Another thing I try to do is use a lot of humour. I talk about funny situations I have found myself in (translation wise), funny clients I have had to work with, and funny mistakes I have made (I like to make them realize that translation can be an awful lot of fun).

Contributed by Sheryl Curtis,Concordia University,Montreal.Quebec


The Kouvola Department of Translation offers a course giving instruction on literary translation to its students.'Practice makes the master' is the motto here as well as in many other fields. In our case, the practice has meant that Finland's biggest publisher WSOY (Werner Söderström Osakeyhtiö) has annually given the students a book to translate. - Aulis Rantanen's students have translated (and also got paid for it - a little) some thirty novels, mostly detective stories (e.g. by Agatha Christie) and thrillers (e.g. Dick Francis) over the years. At the moment a group of students is finishing a translation of a book on the history of North Africa (originally written in English), which will be published later on.Eighteen books have so far (June 1991) been published, the manuscripts of two (on computer diskettes) are awaiting publishing and one more book has been translated but is still being worked on.In addition to this, those students of mine who want to specialize in translations to do with international trade, have in the past 3-4 years translated all the interim reports of a Finnish banker (into English) for international distribution.


Ideally a student coming to the course has already taken a course in stylistic analysis and a general course in literary translation so that s/he knows something about the most common problems and the basic guidelines. There were certain general guidelines regarding e.g. punctuation and correct usage that Aulis Rantanen had previously got from the publisher (the editor responsible for the publication of our book) and passed on to the students.

The students each translated individually, on their own, a certain stretch of text (usually a chapter), or a short story (if it happened to be a collection of short stories) the whole work was discussed before doing the translation and also during the translation process.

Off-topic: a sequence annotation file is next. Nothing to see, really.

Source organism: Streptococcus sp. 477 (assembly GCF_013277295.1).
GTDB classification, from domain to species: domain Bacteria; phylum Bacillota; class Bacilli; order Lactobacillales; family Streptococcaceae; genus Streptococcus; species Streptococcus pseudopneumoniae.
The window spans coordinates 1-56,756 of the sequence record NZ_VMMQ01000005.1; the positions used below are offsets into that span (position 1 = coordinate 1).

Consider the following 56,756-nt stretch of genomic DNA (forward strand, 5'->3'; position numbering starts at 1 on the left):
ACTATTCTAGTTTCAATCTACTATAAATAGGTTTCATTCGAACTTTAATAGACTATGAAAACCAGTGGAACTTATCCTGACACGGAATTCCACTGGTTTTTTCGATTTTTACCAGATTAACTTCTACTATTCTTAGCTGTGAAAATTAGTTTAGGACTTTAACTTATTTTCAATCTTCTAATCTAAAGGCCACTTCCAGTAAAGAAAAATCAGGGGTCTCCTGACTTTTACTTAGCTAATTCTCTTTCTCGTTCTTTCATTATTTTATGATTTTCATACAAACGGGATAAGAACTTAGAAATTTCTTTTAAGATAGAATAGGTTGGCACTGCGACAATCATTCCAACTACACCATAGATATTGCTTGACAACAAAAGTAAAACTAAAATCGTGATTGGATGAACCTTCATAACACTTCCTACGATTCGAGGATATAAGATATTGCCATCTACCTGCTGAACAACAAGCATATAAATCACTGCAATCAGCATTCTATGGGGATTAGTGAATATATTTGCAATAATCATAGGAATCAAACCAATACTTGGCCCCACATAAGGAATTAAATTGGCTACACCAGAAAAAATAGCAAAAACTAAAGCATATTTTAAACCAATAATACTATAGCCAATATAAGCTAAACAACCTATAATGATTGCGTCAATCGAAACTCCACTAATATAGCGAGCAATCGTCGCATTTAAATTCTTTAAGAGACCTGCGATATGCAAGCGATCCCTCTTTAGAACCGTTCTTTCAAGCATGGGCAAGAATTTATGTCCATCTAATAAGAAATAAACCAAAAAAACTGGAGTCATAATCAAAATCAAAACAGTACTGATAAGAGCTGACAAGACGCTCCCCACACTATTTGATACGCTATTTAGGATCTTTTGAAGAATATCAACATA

To obtain the information necessary to translate certain passages the students e.g. got in touch with the experts of the particular field (e.g. they interviewed veterinary surgeons, fire brigade chiefs, etc.) , consulted reference books, and most recently used the Internet.

Responsible for evaluating the translations was 1) the translator her/himself 2) the whole seminar group 3) the teacher and last but not least 4) the editor. After the students handed in their translations Aulis Rantanen usually worked 1-2 months on the book to make it read like a book translated by just one person.


A one-term course consisting of one weekly session (180 minutes at a time) is far too short for translating a book for publication, not to speak of translating it in a group! In the past couple of years the situation has been somewhat easier on account of the fact that in the following term another one-term course (90-minute weekly sessions) has usually been spent on putting the finishing touches to the original translation, and this latter course may also include outsiders, i.e. students who did not take part in the actual translation process and who look at the work from a different angle. Despite the shortness of the course and despite the inevitable emphasis on the errors, the negative side, and not on the positive side, the students have generally thought that the course was worth their while. They know that they will not become literary translators after taking the course, but at least they get some vague idea of what the work really is like and may also realize that a literary translator's learning is in the practice. Ars longa, vita brevis!

Contributed by Aulis Rantanen, lecturer, University of Helsinki, Kouvola Department of Translation Studies